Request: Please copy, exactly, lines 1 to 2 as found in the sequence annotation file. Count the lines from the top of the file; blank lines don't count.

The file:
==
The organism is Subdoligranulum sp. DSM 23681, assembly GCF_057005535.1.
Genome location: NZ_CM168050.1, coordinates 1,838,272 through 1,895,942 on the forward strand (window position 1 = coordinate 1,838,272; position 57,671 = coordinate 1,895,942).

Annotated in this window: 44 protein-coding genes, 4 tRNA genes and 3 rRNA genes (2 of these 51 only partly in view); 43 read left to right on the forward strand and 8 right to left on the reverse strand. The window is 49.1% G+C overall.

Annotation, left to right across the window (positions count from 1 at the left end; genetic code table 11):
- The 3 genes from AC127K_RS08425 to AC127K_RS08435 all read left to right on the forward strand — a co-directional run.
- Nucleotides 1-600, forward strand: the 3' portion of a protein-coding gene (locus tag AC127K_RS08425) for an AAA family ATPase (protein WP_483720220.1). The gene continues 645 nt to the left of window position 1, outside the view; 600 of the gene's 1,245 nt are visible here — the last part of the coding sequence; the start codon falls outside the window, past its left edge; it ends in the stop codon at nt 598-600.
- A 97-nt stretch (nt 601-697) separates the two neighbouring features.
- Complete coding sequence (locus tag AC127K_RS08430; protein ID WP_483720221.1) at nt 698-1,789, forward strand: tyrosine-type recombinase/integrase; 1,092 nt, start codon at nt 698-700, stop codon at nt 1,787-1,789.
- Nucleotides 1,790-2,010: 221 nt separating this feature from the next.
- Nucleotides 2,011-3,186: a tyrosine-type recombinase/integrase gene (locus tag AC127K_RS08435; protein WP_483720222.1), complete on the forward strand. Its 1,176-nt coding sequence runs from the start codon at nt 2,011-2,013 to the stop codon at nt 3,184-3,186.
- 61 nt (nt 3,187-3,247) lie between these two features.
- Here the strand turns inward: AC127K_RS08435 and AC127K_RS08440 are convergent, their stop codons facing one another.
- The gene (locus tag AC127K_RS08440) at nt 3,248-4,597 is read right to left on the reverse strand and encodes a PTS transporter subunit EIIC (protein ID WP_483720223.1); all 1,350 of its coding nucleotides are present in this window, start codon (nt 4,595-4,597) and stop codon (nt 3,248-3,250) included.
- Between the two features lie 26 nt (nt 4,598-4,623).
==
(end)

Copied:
The organism is Subdoligranulum sp. DSM 23681, assembly GCF_057005535.1.
Genome location: NZ_CM168050.1, coordinates 1,838,272 through 1,895,942 on the forward strand (window position 1 = coordinate 1,838,272; position 57,671 = coordinate 1,895,942).